There was fresh cake in the farmhouse kitchen, baked on the hearth. I want to learn how to do that! I was very tempted by the tin reflector oven in the gift shop!



Look at the beautiful cheeses in the pantry!


This bucket is full of tools for dish washing.


When we heard that dish washing was the next chore coming up in the farmhouse kitchen, we skedaddled. I do enough of that at home!






This lamb was having a nice sunbath until


this calf came and chased him away.


The funny calf made us laugh!


Our dog had just died the day before, and I was thinking about him as the children petted the calf's soft coat.



This old ewe likes to be scratched.



I can't wait to visit again in the summer!

21 comments:

Jimena said...

¡que belleza!

Child in Harmony said...

Wonderful post! Loved the animals and the rooster...what brilliant colors!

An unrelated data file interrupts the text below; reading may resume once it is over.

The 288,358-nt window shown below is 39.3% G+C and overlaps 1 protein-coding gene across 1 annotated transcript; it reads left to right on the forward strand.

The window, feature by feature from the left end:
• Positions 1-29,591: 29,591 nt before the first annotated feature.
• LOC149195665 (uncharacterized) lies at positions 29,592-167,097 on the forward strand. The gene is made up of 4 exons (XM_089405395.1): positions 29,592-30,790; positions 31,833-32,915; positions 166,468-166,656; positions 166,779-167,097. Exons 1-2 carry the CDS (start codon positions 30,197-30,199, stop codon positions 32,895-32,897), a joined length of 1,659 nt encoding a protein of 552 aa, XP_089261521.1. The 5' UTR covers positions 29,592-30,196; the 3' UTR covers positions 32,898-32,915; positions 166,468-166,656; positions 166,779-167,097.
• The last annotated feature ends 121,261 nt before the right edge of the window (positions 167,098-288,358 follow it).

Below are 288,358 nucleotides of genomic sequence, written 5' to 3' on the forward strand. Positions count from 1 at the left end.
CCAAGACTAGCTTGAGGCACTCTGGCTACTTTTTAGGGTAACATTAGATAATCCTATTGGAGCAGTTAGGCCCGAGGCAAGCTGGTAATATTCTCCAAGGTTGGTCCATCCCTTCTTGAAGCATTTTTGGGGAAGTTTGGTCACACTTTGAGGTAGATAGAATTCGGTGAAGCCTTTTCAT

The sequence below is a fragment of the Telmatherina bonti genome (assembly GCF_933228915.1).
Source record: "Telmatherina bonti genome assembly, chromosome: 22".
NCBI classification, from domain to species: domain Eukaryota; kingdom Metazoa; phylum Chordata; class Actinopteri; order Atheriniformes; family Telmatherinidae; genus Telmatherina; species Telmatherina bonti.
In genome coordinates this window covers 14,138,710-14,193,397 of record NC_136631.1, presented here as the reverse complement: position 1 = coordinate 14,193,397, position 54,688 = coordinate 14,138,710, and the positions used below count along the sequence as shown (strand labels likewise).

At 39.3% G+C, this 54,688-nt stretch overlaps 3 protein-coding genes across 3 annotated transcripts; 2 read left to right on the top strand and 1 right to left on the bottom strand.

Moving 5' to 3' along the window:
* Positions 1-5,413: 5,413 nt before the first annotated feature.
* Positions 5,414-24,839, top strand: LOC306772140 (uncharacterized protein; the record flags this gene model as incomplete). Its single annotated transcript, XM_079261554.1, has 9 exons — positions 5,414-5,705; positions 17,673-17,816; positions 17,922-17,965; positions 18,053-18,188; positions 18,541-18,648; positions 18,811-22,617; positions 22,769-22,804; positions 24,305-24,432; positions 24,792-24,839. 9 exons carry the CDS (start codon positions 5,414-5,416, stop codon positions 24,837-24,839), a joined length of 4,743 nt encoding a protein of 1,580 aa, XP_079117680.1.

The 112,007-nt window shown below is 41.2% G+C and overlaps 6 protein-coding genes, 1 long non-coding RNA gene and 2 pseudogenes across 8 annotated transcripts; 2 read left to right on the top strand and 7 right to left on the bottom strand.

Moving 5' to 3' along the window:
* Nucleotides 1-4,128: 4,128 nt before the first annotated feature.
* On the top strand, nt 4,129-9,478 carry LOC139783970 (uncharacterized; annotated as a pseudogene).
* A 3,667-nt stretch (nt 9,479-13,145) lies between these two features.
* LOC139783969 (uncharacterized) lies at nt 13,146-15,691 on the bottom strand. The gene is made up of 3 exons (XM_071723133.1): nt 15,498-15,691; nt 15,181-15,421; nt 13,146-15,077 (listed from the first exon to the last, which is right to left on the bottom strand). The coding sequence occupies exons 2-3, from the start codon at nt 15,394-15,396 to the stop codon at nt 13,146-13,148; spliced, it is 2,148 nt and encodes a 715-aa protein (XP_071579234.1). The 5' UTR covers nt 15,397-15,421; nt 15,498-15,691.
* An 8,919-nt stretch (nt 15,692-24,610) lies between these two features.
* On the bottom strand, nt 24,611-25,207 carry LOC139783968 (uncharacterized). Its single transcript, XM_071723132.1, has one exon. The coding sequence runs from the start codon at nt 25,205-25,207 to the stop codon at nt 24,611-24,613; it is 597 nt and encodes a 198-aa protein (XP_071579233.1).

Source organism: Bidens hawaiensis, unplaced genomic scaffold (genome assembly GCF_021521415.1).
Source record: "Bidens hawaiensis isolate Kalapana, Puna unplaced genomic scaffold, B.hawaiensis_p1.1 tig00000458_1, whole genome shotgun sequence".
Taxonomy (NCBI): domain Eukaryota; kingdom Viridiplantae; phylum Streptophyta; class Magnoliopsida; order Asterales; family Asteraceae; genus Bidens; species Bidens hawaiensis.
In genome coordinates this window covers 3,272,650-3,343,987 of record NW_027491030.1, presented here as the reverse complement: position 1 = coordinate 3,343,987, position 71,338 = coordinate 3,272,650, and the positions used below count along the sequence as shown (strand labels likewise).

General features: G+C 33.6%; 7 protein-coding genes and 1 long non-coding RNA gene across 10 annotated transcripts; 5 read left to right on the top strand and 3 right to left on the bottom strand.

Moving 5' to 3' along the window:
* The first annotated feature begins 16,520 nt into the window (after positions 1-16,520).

I am embarrassed to say we have never been there and it's not that far away. Perhaps a nice trip this summer or in September.

Beth,I am sorry about your dog.


~marcia

momma rae said...

looks like so much fun! i would love to visit a place like this with the kids.

so sorry about your dog! sending you lots of hugs....

Nadja Magdalena said...

A wonderful post! I really enjoyed your photos and commentary. What a great place to visit.

suzanne said...

Dear Beth

I feel like a long lost blogging buddie...my I have enjoyed my visit early this morning. I could not sleep and have had the joy of reading blogs. It is always such a treat to visit here. I think you have the most interesting posts and I love to make all your tutorials. I have my eye on the nine man morris. I share your facination with period history. I can spend hours browsing old days gone by. I think it is because I so long to have it all back.